And so this is how I approached the Tokyo National Museum, and I will focus on a few highlights. The big blockbuster show was a display of shingon mandalas from Mount Koya. Many of these objects are designated as Culturally Significant Objects, as one can observe by the red legend in the corners of the display cards. I cannot begin to explain the practices of esoteric shingon except by means of a simple metaphor, it is a meditative practice analogous to solving a 9×9 Rubik’s Cube in your head, and every facet of the little cubes is colored, and you have to align all the colors, even those facing the interior of the big cube. It is a recipe for madness, a massive misinterpretation of buddhism. Oh well, every religion must have its fringe crazies.

One of the strangest objects in the show was a long scroll of purple paper with writing in black ink. There were many such scrolls in this exhibit, but this one was annotated in the strangest way, it had white dots placed on top of each kanji character. There was no pattern in the white dots that I could discern, they were placed at various positions on top of the kanji, and occasionally a white kanji character was written aside the black text as an annotation, so these markings were obviously intended as an aid to the priests that read the scrolls. My educated guess is that the dots corresponded to the 9 quadrants of the shingon mandala, and were intended to remind the reader of what meditative image should be evoked as each kanji was read. My guess is probably incorrect, but life is too short to investigate such arcane matters, unless one is a priest at Mount Koyo.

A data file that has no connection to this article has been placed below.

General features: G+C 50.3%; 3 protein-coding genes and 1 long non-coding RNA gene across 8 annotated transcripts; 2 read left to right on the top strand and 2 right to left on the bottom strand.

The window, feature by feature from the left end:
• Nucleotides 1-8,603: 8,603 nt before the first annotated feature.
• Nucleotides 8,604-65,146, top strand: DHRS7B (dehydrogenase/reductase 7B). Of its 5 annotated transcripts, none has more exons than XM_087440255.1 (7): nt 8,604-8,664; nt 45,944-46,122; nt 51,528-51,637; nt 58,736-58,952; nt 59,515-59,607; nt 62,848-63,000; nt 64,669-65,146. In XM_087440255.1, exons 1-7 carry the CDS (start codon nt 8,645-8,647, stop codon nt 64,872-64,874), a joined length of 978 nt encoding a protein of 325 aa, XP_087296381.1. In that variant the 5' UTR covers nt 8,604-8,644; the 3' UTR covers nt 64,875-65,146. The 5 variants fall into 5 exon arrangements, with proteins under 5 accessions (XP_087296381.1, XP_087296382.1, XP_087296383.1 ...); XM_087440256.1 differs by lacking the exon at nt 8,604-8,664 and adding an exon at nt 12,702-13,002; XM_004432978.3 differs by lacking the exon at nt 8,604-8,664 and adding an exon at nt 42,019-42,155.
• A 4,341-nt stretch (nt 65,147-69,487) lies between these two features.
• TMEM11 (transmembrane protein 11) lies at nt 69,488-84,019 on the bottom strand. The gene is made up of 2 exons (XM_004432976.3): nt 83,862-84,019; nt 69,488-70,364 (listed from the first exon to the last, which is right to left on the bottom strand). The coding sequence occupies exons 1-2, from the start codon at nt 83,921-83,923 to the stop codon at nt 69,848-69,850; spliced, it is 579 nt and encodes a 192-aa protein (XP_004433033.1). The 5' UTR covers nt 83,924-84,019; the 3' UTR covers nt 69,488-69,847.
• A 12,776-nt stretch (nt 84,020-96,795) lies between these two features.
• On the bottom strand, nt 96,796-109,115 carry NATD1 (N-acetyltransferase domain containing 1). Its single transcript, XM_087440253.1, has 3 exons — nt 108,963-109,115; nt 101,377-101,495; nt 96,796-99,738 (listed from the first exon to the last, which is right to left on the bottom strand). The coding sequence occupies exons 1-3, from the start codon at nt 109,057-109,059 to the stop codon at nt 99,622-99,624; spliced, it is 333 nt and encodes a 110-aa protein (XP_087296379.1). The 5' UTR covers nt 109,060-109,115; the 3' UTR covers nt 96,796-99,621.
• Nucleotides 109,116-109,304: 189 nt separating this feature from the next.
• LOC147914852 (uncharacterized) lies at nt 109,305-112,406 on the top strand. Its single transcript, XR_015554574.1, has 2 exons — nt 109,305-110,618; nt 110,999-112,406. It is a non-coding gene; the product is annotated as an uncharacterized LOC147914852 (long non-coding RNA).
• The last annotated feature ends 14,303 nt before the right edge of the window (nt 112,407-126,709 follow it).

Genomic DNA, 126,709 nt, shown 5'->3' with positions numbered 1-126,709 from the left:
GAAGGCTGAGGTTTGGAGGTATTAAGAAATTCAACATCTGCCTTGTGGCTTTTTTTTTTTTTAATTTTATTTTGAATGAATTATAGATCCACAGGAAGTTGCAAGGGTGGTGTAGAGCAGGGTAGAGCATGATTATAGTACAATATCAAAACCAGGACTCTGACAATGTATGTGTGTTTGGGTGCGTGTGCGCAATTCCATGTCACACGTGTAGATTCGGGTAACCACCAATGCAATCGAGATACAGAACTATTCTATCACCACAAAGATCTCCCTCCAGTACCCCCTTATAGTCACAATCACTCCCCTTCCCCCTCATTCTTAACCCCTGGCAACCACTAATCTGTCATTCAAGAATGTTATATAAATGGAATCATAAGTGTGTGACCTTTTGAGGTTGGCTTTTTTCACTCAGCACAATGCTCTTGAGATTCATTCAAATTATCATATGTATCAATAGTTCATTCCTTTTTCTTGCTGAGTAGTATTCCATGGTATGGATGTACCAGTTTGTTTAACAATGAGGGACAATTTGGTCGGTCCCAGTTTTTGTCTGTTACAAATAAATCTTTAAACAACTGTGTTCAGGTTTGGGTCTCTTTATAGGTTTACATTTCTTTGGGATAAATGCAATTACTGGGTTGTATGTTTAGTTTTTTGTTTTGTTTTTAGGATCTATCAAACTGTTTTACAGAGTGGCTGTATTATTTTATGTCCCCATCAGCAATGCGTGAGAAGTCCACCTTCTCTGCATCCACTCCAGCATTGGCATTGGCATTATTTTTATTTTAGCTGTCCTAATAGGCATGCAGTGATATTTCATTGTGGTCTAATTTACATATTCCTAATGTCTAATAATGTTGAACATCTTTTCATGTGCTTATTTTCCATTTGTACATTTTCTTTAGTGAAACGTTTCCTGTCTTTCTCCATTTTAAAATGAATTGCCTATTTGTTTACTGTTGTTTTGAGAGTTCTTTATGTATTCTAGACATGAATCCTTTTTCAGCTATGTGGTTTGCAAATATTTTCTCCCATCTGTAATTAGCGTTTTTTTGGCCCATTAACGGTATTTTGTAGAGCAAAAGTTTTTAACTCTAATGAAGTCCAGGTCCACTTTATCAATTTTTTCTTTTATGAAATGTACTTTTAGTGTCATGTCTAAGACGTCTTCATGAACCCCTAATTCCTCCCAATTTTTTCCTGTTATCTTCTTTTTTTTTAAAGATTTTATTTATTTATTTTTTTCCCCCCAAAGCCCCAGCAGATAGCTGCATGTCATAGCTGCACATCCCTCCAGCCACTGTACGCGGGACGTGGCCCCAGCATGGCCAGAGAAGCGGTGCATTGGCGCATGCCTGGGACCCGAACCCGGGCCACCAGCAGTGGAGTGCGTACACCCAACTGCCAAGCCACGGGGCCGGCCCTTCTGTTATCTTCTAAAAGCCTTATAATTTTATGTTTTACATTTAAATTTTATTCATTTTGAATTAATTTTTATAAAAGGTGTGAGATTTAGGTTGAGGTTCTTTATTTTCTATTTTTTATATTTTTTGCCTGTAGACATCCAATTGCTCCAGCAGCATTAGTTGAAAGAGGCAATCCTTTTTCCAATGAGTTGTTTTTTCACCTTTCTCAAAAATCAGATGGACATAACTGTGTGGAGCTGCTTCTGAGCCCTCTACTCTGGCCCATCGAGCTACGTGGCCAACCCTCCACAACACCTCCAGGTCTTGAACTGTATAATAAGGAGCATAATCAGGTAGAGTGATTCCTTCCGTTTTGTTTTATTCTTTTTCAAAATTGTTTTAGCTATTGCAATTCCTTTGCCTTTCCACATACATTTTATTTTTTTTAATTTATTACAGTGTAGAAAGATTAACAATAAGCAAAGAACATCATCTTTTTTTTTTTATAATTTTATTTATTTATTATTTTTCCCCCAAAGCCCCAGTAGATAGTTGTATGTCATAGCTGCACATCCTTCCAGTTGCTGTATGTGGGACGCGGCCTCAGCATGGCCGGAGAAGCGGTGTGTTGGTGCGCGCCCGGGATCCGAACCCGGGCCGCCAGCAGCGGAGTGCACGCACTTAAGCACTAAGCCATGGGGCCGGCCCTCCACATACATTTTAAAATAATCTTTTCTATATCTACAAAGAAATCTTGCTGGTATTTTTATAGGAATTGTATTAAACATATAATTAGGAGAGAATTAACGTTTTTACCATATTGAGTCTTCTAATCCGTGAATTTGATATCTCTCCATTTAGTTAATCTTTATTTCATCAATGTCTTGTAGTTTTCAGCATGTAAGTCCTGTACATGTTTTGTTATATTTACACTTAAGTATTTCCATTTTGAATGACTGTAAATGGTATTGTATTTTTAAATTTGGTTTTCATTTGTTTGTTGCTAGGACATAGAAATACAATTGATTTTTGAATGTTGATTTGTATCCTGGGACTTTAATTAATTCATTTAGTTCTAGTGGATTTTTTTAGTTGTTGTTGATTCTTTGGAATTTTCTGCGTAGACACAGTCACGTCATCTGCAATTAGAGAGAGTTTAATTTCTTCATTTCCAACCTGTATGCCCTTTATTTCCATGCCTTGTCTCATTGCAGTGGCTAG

But let us avert our attention from the overcrowded blockbuster exhibit, and turn to the galleries, where we can stroll in a more leisurely fashion without the jostling crowds. Each gallery contains the finest examples of Japanese art, and in considerable quantity. Here is a gallery of lacquerware, the finest collection in the world, not just one gallery, but three full galleries. Here is a collection of fine hair combs produced in the Edo era, they are in perfect condition despite their age, each one is cut with the finest teeth that would be difficult to produce even with modern technology, and there is not just one comb, there are 30 identical combs. Here is a collection of ancient paintings on silk, they are so old and faded that the images can hardly be seen, but they are all remounted in fresh silk brocade frames, just as they have been periodically restored into new frames every hundred years or so. Here is a huge gallery of Chinese bronze dating back to the Sung dynasty, oh dear, this collection isn’t nearly as good as the Art Institute of Chicago. Oh well, one cannot have everything, and this is Japan, not China, so what did you expect? Here is a huge gallery of tea vessels, each object is intended for solitary contemplation during the tea ceremony, but in such quantity, they lose their impact by sheer weight of numbers. How can one experience the sublime, when the quiet whisper of a million objects combines into a deafening shout? Let us retire from these galleries, and seek a sharper focus.